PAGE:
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Day 1 Report: Getting to the Big Show

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  • Jeffrey MacHan
    Dear fellow Valeasians, Here is the first report from the front lines of the Amherst Railway Society Big Train Show in West Springfield, Massachusetts. I woke
    Message 1 of 1 , Feb 1, 2002
      Dear fellow Valeasians,

      Here is the first report from the front lines of the Amherst Railway Society Big Train Show in West Springfield, Massachusetts.

      I woke up this morning 5 minutes before the alarm went off at 6 am. The layout was already loaded in the car the night before and all that was left to do before hitting the road was to put my razor in the bag. Marthe still had to pack but with all her experience getting ready for my train shows over the years, I knew that she would would be ready by our target departure time of 7 am. The big question mark was how bad the roads would be following Toronto's first snow storm of the winter.

      Fortunately I had 4 new snow tires on the car and all-wheel drive. No problemo. It took us about 20 minutes longer to get to the US border than usual due to the poor driving conditions and our aborted attempts to find breakfast. Part of the storm was comprised of sleet and freezing rain. There were so many tree branches down on power lines that all of the Niagara penninsula was without power. We finally made it to the border under a slight rain. As we pulled up to the border inspection station I was already mentally prepared to have to open every suitcase for inspection under the suspicious gaze of a customs inspector. However the inspector accepted my explanation that we were heading to the BIG train show in West Springfield. Of course showing him a copy of my contract with the Amherst Model Railroad Society helped a bit. ;-)

      We finally found a hearty breakfast at Bob Evans restaurant in Niagara Falls, New York. By 9am we were back on the Interstate running ahead of the storm front. At 4pm we pulled into the Red Roof Inn in Enfield, CT, 10 miles South of West Springfield. The hotel did not have the room that I had reserved, of course. 10 minutes after arriving we had an upgraded room and were comfortably moved in. We were pleasantly surprised to see that the hotel was surrounded by shopping malls and restaurants. Our first attempt at supper was aborted due to the heavy cigarette smoke in the dining room. We made a quick trek across the boulevard to the local Hometown Buffet where we took the time to catch our breath before heading over to the Eastern States Exhibition to set up.

      At 7pm we had picked up our badges, the parking pass and a floor plan showing the location in the Young building where I would soon be installing the layout.

      Now the Amherst train show is a big show. I knew it was big...but I didn't realize just how BIG it is! The show takes place in 3 buildings, big buildings. Doug Moore, the president of the Amherst Club, came by my table to welcome us to the show. He informed us that the show had signed 400+ contracts with vendors and exhibitors. There were 40 layouts on display and more than 1000 name tags made up for participants. Almost every hotel in the area is filled with train enthusiasts. Tomorrow's crowds are expected to be enormous although Sunday's Superbowl game might have an impact on attendance later Sunday afternoon.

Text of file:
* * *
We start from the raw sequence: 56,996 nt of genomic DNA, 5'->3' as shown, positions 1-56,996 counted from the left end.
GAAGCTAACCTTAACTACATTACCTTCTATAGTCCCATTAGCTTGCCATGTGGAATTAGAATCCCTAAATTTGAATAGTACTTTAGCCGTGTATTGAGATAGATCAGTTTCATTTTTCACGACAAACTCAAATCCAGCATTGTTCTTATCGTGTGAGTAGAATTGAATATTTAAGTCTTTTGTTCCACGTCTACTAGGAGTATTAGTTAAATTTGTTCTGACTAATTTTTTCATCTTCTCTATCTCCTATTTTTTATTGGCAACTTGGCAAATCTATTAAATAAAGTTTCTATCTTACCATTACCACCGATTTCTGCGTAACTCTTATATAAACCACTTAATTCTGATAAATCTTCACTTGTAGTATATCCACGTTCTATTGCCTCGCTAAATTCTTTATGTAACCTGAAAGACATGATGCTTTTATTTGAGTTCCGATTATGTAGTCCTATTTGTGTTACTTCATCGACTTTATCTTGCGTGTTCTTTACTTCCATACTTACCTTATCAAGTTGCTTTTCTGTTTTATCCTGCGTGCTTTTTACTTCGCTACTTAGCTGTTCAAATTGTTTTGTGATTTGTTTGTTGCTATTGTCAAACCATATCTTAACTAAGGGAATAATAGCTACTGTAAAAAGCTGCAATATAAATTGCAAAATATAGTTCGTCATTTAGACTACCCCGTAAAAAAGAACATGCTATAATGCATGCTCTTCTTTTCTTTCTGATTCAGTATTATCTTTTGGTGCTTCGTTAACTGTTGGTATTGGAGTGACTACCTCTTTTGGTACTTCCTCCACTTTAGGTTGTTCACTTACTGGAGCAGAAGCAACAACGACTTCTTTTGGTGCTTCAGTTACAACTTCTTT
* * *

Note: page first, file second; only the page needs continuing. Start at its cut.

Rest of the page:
Set-up took a full 3 hours this evening. The main reason was not any problems I encountered. In fact everything worked fine including the EMD power plant simulator. The new throttle ran great as well. it was fun playing with the momentum effect. No the reason it took so long to set-up was the stream of visitors who stopped by to look at the layout, ask questions and just chat good-naturedly. I've rarely met such welcoming people at a train show but they did slow things down a wee bit. No matter. It was great to meet some of the members of the organizing committee. Marthe did a fine job of intercepting several people and engaging them in conversation so I could make some progress with the layout before the doors closed at 10pm. And exactly at 10pm I finally left the building knowing that the Val Ease Central was ready to go tomorrow morning at 9am.

      Marthe and I were very pleased to be greeted by Al and Liz Passman. They have been managing the Greenberg Train Shows for the last 13 years. They remembered Marthe and me from our only participation at a Greenberg Show in December 1995 in Troy, NY. They told me that they would be happy to have the VECRR back with them. I am interested in a venue in Maine, Vermont, Connecticutt, Rhode Island and Maryland in 2003. They suggested Rhode Island which would be fun to do and accessible from Montr�al, Qu�bec.

      We plan on having a hearty breakfast in the morning and snack lightly during the show. The crowds will probably be so thick that it will be difficult to stop to eat. We have the cooler all ready with our favorite snackables. I did notice that the table the layout is on needs to be shimmed slightly to lessen the downgrade on Val Ease West. I'll find something suitable for shims before the doors open to the public at 9am. I plan on running the FR boxcab and also seeing how the AZL PA1 handles the rough track of the VECRR. You'll be able to read all about the day's action tomorrow evening.

      Cheers,
      Jeffrey MacHan
      Chief Imagineer - VECRR
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